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Today I celebrate the kid who won’t. You know the kid I mean. He (in my classroom, it was almost always a he) slouches in the back row, makes wisecracks that you just miss being able to hear even though everyone else in the room hears, falls asleep just when you pass out the assignment. When the F list is published at the end of the week, his name features prominently. Sometimes it seems like he disrupts every class he’s in, all day long. And he’s never absent—except when he’s suspended.
When I think about the kids who won’t, I see Mike—or rather, I hear Mike, loud and belligerent, telling me that my innocuous getting-to-know-you-on-the-first-day-of-school survey is filled with questions that are none of your damned business. I see Lee staring me down with hard eyes as he crumples up the note of appreciation I’ve left on his desk. He doesn’t so much as glance at it before it becomes trash. He rises from his desk in one fluid motion and saunters to the trashcan where he drops the ball of paper, his eyes never leaving mine. I marvel that he can make his way through the maze of desks to the front of the room without ever looking where he’s going.
Yep, I see you. I hear you.
I love the kids who won’t. Yes, they can be frustrating. Yes, they give me headaches. Yes, they have made me cry.
But it’s the kids who won’t who taught me everything I know about good teaching. It’s the kids who won’t who changed my life, who changed me.
The kids who won’t don’t have the time or energy or inclination to play school. They see right through much of what we call learning and know it for what it is—an exercise in control, compliance. Our control. Their compliance.
In Rita Pearson’s marvelous TED Talk, she says that kids won’t learn from people they don’t like. I would add that they also won’t learn from people who don’t like them.
When my pre-service teachers ask me what to do with the kid who won’t, I tell them that getting started is simple. Find a way to like him and then keep on.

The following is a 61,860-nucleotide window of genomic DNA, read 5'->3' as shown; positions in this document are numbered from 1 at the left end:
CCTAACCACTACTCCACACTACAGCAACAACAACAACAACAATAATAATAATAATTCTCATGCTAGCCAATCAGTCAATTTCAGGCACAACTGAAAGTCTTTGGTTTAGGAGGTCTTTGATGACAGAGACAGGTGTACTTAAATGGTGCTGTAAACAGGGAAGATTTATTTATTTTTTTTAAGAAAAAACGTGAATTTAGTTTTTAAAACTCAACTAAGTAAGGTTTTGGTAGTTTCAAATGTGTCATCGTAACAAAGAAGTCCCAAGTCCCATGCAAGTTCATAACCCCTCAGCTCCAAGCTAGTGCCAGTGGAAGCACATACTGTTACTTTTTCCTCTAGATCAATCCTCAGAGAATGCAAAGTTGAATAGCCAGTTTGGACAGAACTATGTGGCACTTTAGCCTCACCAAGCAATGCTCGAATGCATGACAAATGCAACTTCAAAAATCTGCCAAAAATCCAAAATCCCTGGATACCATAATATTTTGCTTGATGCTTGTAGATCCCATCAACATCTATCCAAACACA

They look skeptical. It can’t be that easy. The solution to the problem of the disruptive, defiant kid can’t be so… fluffy.
But the solution begins in just that heartbreakingly simple of a way. Like him.
That is the first lesson the kids who won’t taught me. Everyone needs to feel seen, heard, valued before they can be their best selves.
The second lesson was about meaningful work. The kids who won’t weren’t interested in my worksheets, vocabulary posters, comprehension questions, the grades I could offer in exchange for compliance. They weren’t interested in my “Language Arts and Crafts,” that sequence of response options that we kid ourselves is somehow meaningful choice (“Make a CD of music this character might have listened to!”; “Dress up like a character in the story!”; “Write an alternative ending!”; “Act out a scene from the book!”)
What they were interested in was an invitation to do work that enabled them to reflect upon and make meaning from their own lives and experiences. I couldn’t understand why the kids who won’t didn’t become readers and writers in my classroom that first year. But the answer was simple: I wasn’t treating them like readers and writers. The work I assigned wasn’t authentic, and they knew it.
The kids who won’t demand that we look closely at ourselves—at who we are in the classroom and who we are in relation to other people.
The kids who won’t demand that we look closely at our curriculum, our pedagogy—at what and how we teach.
We have a cherished myth about the kids who won’t: they’re lazy, they’re unmotivated, they don’t want to learn. I have found the opposite to be true. The kids who won’t want desperately for school to be a place of meaningful learning—and that’s where the problems start. School is all too often a place of busy work and arbitrary rules rather than learning. The kids who won’t invite us—loudly, insistently—to begin to see the difference.
And so today, I celebrate the kids who won’t. You are the ones I still think about, years after I left the classroom. You are the ones I try to honor in my work with pre-service teachers. You are the brave ones who invite your teachers every day to grow and be better. May they recognize the value of your invitation and accept your challenge.
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